I AM an ardent badminton fan and player and I watch the live telecast of the Super Series whenever possible. Lately, I noticed an unsporting tactic used by the Chinese players during crucial moments of a game to upset their opponents.
Whenever a Chinese player is receiving service, he will put up a hand to show he is not ready even though he is already in position. This will upset the rhythm of the server.
Those who play doubles will know that executing a good, low service is one of the most tense moments in the game.
The server will go through a preset routine, both physically and mentally, before executing the service. It requires a lot of mental strength and concentration to execute a good low service, especially during the end of the game when the score is very close or when the game goes to deuce.
It is at this crucial moment that the Chinese player receiving service will raise a hand even though he is already in position, thereby forcing the server to stop his execution of the serve and thus upsetting his rhythm.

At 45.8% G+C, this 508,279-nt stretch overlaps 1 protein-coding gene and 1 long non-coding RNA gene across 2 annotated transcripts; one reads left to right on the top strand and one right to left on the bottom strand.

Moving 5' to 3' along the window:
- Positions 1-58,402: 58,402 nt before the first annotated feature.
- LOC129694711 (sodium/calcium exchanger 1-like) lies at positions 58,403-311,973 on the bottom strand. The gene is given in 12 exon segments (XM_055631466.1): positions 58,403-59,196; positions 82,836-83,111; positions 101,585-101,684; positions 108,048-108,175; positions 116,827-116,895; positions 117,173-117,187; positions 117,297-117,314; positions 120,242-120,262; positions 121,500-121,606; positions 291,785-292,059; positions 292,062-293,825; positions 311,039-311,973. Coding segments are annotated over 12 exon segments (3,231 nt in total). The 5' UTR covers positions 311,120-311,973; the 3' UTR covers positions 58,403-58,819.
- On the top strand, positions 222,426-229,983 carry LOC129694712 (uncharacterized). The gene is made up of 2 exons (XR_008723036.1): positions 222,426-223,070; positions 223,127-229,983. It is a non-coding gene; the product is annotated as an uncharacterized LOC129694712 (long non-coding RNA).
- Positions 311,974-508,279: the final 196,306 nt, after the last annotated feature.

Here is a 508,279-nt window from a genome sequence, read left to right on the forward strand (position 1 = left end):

The server will then have to start his pre-service routine all over again, and with additional stress and tension.
In the semi-final match between the Chinese and Taiwanese pairs in the recently concluded China Open, the Chinese players were resorting to this unsporting tactic in the closing stages of the third set. The Taiwanese pair lost despite holding match point twice.
The Chinese players have refined the art of using this unsporting tactic and using it at critical stages of the game and doing it in such a subtle way that the umpires are not cautioning them. This tactic is used by all the Chinese players – men and women, singles and doubles and mixed doubles.